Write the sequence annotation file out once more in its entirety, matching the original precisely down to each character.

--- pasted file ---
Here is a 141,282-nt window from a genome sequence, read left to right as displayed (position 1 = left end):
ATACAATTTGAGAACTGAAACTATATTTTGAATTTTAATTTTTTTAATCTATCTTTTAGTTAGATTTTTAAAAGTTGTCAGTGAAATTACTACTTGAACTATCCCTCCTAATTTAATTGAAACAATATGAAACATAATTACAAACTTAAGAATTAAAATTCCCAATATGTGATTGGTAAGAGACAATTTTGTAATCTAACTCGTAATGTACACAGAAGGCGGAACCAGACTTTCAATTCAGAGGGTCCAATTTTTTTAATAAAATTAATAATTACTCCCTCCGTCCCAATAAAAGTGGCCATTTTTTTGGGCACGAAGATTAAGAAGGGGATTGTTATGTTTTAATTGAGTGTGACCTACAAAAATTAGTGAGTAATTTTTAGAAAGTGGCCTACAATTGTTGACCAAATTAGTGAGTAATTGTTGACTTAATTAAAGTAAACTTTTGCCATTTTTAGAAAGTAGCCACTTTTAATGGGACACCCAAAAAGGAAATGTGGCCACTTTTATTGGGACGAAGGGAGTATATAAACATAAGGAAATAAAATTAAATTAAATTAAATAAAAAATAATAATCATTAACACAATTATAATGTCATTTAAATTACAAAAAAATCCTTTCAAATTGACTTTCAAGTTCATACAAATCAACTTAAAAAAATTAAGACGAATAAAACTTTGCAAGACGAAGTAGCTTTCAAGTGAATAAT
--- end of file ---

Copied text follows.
Here is a 141,282-nt window from a genome sequence, read left to right as displayed (position 1 = left end):
ATACAATTTGAGAACTGAAACTATATTTTGAATTTTAATTTTTTTAATCTATCTTTTAGTTAGATTTTTAAAAGTTGTCAGTGAAATTACTACTTGAACTATCCCTCCTAATTTAATTGAAACAATATGAAACATAATTACAAACTTAAGAATTAAAATTCCCAATATGTGATTGGTAAGAGACAATTTTGTAATCTAACTCGTAATGTACACAGAAGGCGGAACCAGACTTTCAATTCAGAGGGTCCAATTTTTTTAATAAAATTAATAATTACTCCCTCCGTCCCAATAAAAGTGGCCATTTTTTTGGGCACGAAGATTAAGAAGGGGATTGTTATGTTTTAATTGAGTGTGACCTACAAAAATTAGTGAGTAATTTTTAGAAAGTGGCCTACAATTGTTGACCAAATTAGTGAGTAATTGTTGACTTAATTAAAGTAAACTTTTGCCATTTTTAGAAAGTAGCCACTTTTAATGGGACACCCAAAAAGGAAATGTGGCCACTTTTATTGGGACGAAGGGAGTATATAAACATAAGGAAATAAAATTAAATTAAATTAAATAAAAAATAATAATCATTAACACAATTATAATGTCATTTAAATTACAAAAAAATCCTTTCAAATTGACTTTCAAGTTCATACAAATCAACTTAAAAAAATTAAGACGAATAAAACTTTGCAAGACGAAGTAGCTTTCAAGTGAATAAT